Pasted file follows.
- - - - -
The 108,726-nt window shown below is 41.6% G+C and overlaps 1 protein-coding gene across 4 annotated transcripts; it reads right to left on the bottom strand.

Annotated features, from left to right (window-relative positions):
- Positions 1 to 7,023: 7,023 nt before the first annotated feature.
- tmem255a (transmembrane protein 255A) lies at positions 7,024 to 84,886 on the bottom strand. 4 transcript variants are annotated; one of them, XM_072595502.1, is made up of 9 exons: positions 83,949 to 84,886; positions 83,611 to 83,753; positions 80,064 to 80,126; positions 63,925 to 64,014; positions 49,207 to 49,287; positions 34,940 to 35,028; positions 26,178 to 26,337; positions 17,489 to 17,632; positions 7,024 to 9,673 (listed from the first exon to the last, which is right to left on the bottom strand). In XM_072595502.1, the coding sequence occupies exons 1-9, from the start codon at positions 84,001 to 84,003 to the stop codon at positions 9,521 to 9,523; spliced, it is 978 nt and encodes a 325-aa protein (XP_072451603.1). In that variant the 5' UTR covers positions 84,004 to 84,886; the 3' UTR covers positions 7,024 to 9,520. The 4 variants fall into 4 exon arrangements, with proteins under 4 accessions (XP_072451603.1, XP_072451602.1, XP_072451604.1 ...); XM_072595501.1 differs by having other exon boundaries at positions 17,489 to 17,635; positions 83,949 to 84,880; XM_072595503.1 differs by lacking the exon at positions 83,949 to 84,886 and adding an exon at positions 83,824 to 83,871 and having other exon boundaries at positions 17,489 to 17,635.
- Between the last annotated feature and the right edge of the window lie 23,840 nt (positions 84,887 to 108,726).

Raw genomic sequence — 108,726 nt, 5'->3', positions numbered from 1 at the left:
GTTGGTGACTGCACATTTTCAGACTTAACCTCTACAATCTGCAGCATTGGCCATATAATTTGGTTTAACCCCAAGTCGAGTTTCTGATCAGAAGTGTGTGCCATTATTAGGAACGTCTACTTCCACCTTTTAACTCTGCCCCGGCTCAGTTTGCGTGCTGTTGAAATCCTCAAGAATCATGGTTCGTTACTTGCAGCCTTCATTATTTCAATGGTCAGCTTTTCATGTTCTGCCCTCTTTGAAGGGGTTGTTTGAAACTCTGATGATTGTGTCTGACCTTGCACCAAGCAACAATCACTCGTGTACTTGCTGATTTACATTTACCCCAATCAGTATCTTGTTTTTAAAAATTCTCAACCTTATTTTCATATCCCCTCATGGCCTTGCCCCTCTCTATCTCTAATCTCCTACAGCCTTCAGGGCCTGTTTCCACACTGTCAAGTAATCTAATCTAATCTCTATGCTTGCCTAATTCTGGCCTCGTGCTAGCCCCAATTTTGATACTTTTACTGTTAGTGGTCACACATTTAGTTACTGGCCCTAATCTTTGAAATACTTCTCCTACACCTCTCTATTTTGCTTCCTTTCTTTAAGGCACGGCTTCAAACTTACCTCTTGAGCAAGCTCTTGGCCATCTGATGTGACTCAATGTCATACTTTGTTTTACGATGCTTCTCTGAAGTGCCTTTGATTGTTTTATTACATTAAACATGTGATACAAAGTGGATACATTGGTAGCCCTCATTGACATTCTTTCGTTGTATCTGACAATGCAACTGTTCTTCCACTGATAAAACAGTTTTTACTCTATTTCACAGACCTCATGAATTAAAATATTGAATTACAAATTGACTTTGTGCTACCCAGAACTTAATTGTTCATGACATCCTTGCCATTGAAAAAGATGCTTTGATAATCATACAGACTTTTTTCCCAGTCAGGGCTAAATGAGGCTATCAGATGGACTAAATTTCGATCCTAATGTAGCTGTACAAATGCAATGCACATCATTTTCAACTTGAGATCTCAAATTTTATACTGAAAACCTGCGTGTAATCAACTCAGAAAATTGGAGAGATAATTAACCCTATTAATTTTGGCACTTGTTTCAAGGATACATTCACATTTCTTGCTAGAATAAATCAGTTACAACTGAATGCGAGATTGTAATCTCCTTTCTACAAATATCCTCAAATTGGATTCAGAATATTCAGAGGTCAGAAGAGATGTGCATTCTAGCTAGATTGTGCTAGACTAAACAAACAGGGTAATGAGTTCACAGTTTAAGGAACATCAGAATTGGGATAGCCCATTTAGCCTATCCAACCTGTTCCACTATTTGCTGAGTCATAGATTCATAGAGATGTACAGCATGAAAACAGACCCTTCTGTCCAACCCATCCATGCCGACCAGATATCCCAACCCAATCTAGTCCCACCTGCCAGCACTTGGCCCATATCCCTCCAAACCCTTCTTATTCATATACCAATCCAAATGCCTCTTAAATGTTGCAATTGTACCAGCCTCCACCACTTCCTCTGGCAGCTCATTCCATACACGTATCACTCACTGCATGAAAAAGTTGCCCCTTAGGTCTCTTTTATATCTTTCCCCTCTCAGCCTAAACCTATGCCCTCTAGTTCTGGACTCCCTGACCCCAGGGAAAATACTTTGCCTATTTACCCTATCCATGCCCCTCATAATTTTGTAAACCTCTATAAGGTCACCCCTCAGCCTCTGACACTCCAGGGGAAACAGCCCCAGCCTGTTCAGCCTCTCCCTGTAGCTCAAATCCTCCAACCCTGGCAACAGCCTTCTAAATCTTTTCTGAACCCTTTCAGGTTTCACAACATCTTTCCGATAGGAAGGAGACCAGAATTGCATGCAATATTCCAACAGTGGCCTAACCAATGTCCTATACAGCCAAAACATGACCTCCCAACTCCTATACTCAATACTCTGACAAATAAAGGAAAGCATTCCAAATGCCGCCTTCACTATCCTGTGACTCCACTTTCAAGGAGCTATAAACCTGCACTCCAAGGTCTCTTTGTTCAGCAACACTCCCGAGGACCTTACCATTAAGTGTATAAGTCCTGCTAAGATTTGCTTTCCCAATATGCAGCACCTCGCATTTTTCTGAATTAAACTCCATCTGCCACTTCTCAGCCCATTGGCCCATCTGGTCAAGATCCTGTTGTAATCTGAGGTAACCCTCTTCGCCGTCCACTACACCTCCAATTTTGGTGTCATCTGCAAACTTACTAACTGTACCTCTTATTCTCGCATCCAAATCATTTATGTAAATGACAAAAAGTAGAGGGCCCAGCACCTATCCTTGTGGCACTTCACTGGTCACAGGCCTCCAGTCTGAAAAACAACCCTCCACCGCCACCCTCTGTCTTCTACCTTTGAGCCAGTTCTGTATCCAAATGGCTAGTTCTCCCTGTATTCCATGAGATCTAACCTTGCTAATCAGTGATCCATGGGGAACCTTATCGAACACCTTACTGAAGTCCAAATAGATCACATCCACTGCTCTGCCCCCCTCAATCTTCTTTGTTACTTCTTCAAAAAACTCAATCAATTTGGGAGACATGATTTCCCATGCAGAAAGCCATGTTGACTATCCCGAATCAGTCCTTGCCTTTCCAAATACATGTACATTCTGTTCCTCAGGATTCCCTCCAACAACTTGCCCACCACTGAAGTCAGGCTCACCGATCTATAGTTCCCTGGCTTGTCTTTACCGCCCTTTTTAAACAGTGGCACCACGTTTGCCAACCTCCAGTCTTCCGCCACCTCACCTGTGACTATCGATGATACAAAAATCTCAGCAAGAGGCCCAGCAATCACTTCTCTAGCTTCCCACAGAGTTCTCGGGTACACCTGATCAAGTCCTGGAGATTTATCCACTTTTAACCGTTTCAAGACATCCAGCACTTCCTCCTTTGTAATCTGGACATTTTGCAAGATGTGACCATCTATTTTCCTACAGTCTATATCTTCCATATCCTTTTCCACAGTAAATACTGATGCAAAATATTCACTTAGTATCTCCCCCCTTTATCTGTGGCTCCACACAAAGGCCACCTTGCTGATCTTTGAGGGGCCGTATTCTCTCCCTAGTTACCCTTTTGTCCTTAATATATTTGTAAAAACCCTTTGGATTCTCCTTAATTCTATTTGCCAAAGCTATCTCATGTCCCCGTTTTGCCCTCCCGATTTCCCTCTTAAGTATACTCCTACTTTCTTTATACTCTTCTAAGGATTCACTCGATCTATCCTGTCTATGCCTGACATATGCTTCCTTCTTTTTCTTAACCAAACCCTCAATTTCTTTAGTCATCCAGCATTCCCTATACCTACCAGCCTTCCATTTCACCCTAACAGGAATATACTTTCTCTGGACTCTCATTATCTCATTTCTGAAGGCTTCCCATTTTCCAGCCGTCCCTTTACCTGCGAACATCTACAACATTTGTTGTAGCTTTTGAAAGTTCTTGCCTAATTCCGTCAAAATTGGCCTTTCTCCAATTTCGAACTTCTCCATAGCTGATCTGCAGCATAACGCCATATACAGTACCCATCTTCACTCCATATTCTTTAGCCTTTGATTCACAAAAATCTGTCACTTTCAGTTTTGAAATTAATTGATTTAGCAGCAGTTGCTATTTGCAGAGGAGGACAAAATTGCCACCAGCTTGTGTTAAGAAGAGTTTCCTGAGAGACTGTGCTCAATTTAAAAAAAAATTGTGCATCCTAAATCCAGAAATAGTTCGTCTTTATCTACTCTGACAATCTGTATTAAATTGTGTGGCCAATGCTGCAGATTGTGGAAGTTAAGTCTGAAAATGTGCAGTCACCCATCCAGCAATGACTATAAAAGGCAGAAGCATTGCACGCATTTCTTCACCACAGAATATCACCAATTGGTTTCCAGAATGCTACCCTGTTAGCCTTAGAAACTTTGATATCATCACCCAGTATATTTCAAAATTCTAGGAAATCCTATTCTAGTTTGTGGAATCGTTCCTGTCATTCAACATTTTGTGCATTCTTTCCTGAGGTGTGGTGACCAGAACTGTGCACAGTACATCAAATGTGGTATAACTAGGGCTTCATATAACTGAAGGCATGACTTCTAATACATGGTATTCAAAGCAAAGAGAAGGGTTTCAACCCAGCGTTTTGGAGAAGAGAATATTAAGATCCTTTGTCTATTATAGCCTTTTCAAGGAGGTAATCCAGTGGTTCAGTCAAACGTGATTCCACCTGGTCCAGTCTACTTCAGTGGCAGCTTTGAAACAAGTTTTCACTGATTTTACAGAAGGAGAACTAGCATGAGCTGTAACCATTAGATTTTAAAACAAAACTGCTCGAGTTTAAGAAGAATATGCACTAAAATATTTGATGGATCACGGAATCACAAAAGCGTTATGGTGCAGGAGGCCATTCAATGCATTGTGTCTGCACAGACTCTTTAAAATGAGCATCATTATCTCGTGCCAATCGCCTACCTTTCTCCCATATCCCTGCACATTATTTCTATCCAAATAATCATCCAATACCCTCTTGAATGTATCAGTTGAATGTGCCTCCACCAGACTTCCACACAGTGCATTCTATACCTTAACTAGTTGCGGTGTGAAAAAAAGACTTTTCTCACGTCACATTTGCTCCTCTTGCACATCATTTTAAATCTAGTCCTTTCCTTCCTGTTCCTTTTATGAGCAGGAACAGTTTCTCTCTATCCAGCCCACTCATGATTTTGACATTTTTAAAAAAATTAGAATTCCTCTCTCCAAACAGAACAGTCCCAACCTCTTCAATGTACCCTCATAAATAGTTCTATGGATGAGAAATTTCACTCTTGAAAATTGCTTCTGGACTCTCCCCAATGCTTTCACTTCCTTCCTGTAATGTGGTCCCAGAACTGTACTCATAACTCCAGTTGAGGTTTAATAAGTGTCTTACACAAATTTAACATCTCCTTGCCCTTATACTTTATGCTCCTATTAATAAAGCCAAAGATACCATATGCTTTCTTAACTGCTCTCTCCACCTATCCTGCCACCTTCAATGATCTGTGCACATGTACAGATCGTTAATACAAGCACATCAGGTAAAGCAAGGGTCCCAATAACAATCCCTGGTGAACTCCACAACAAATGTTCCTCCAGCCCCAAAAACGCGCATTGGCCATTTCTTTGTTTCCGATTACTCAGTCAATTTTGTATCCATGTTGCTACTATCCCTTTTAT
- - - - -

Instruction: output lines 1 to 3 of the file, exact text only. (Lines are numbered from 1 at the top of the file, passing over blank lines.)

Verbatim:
The 108,726-nt window shown below is 41.6% G+C and overlaps 1 protein-coding gene across 4 annotated transcripts; it reads right to left on the bottom strand.

Annotated features, from left to right (window-relative positions):
- Positions 1 to 7,023: 7,023 nt before the first annotated feature.